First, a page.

The judge listens to all the arguments and then decides what comes in and what stays out.
The point is this: Judges can get it wrong!
They sometimes make mistakes – big mistakes – in ruling on the admission and exclusion of evidence. When they do, this can be a fruitful ground on which to appeal the criminal conviction.
3.3. Insufficient evidence
Sometimes the juries, too, get it wrong.
The jury makes a decision based on emotion or prejudice rather than the facts and the law. Jurors convict a defendant even when there isn’t compelling evidence to support a guilty verdict.
Fortunately, California criminal law requires that the prosecution fulfill its burden of proving guilt beyond a reasonable doubt. “Beyond a reasonable doubt” is the highest legal standard of proof. It essentially means that the evidence is so strong that there is no logical explanation other than the fact that the defendant committed the crime(s) charged.4
When the prosecution fails to prove its case beyond a reasonable doubt, but the jury nevertheless convicts, we can appeal the criminal conviction on the grounds of insufficient evidence.
3.4. Ineffective assistance of counsel
Sometimes it’s your attorney who committed a legal error, not the judge or jury. When you can prove that your trial lawyer was incompetent – that is, that his/her performance was so flawed that it deprived you of your Sixth Amendment right to a fair trial – you may be entitled to a new trial based on a claim of ineffective assistance of counsel.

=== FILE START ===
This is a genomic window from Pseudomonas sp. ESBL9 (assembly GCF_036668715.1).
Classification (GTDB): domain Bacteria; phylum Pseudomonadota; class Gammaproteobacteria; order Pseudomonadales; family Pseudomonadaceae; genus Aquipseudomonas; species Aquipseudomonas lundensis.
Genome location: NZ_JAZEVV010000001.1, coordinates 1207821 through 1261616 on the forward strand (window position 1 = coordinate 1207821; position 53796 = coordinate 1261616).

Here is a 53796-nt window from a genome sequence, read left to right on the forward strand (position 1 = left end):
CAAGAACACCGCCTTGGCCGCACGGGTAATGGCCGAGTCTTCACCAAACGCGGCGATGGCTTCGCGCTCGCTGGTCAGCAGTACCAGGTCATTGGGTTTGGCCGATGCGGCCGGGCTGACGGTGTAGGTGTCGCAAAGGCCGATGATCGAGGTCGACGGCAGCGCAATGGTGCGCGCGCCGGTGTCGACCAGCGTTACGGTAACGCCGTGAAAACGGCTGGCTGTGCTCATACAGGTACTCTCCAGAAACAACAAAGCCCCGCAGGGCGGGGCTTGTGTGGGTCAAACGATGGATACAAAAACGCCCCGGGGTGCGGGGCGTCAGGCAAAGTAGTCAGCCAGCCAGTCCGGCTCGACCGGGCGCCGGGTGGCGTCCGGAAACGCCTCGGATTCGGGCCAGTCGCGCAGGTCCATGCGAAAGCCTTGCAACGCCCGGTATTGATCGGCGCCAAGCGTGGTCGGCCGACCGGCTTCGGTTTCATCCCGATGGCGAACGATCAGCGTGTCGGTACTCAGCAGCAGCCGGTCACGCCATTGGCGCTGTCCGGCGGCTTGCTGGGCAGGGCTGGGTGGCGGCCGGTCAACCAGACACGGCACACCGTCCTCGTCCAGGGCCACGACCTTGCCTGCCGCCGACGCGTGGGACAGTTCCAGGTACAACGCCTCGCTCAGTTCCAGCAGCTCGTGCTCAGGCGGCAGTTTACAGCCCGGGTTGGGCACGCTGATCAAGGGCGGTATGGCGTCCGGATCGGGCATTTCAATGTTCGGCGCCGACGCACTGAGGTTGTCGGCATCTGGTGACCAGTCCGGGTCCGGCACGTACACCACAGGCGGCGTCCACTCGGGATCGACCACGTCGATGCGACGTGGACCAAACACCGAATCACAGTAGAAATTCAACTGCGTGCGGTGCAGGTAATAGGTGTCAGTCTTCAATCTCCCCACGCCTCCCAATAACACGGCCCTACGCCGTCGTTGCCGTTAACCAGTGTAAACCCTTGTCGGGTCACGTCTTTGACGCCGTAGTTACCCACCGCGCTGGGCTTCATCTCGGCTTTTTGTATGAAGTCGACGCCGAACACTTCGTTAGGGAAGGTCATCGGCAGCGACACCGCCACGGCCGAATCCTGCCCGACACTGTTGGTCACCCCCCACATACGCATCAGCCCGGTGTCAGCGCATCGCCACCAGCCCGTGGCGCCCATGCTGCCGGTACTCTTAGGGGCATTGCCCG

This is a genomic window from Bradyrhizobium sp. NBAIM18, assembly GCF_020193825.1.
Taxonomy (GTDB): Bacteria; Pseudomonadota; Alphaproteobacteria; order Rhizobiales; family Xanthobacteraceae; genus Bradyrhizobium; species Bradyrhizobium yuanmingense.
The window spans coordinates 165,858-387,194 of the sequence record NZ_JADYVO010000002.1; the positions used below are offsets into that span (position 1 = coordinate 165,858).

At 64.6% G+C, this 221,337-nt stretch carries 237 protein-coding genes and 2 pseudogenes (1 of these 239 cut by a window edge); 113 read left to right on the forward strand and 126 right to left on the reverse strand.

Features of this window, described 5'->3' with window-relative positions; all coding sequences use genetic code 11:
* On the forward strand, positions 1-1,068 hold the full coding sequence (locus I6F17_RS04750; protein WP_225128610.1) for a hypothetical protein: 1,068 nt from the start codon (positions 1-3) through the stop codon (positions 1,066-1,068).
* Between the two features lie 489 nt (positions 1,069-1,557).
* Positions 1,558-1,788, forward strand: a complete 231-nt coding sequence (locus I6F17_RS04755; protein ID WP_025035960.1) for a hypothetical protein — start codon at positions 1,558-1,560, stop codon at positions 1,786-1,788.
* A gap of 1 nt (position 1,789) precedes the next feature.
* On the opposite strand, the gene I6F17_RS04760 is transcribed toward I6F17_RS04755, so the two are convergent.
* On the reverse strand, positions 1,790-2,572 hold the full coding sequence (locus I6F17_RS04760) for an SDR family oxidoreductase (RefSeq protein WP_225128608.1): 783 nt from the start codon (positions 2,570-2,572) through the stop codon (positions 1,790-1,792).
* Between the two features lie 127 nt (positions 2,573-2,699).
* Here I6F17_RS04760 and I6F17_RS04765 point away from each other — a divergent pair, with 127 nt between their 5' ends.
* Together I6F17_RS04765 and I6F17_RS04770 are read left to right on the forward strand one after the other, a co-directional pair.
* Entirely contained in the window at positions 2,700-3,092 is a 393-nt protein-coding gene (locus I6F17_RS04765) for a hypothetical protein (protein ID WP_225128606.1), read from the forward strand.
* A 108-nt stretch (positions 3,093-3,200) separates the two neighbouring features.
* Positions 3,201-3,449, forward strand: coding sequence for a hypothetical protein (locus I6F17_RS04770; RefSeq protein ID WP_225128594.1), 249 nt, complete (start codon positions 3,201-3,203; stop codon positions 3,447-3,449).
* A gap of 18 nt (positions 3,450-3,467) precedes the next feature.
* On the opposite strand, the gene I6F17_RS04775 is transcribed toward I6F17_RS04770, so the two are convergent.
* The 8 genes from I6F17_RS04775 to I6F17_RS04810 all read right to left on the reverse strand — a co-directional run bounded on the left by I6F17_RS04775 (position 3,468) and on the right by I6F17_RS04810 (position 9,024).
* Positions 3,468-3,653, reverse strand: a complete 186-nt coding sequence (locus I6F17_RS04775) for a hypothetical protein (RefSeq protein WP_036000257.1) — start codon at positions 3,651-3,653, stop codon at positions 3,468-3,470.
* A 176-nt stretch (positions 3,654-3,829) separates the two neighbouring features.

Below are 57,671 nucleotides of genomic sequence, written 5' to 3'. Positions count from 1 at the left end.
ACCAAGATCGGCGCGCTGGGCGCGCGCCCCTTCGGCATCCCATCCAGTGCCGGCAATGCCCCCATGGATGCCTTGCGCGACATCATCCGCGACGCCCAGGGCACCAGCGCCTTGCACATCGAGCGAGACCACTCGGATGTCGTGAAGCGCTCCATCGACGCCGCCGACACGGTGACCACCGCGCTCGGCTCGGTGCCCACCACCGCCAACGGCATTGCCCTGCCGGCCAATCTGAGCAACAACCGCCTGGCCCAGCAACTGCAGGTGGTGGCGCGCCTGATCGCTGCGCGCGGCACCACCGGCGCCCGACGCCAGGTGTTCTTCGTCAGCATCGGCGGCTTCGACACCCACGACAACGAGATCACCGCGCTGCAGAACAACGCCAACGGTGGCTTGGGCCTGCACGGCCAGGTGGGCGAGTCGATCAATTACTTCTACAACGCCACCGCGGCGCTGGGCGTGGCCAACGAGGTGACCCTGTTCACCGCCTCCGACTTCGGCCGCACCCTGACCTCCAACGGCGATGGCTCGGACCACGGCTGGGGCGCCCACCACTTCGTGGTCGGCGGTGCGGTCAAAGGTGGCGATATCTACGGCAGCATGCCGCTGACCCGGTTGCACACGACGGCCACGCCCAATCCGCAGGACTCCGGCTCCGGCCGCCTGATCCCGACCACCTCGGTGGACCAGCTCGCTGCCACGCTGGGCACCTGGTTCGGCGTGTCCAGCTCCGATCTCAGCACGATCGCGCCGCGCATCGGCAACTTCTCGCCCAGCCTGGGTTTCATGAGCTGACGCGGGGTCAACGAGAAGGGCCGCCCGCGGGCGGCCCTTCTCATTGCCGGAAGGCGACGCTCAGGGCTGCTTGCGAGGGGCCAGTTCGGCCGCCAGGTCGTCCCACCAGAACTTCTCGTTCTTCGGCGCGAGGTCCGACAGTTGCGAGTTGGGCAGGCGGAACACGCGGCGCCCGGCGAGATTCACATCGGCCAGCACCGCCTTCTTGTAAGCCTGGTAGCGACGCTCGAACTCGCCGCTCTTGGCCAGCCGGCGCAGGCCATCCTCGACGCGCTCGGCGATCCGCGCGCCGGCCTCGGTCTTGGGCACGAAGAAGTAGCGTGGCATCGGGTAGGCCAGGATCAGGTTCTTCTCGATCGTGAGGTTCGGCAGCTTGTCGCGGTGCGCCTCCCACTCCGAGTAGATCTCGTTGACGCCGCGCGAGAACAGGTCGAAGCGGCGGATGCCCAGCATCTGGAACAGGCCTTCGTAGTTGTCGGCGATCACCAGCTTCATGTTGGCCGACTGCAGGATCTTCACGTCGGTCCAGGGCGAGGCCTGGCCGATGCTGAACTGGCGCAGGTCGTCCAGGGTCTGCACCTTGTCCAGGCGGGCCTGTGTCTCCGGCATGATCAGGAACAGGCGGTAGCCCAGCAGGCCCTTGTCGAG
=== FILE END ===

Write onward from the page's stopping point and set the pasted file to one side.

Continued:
The Court of Appeal will presume that your attorney’s actions fell within the wide range of acceptable professional assistance and that any action or inaction can be justified as a matter of trial strategy.5
However, ineffective assistance of counsel is a proper ground on which to appeal a criminal conviction if you can prove that
- the attorney’s conduct was deficient because his/her representation fell below an objective standard of reasonableness under prevailing professional norms, AND
- the attorney’s failure to act competently resulted in actual prejudice.6
3.5. Prosecutorial misconduct
If the prosecutor engaged in a dishonest act or attempted to persuade the jury or the court by using improper methods, and those acts were so prejudicial that the judge couldn’t correct the situation by either
- instructing the jury to disregard the improper act, and/or
- striking the evidence or prosecutor’s statement.
you may be entitled to a new trial on the basis of prosecutorial misconduct.7 Some examples of prosecutorial misconduct include (but are not limited to):
- commenting on inadmissible evidence,8
- purposely misstating the law or evidence,9 and
- appealing to the jury’s passions or prejudices.10
But remember: it’s not enough that the prosecutor act unethically. His/her actions must also cause prejudice. And when they do, this ground on which to appeal a conviction will almost always lead to a favorable ruling.
3.6. Jury misconduct
When jurors engage in inappropriate or even illegal behavior, that compromises a defendant’s right to a fair trial. This type of behavior – referred to as juror misconduct or jury misconduct – provides yet another ground on which to appeal a conviction.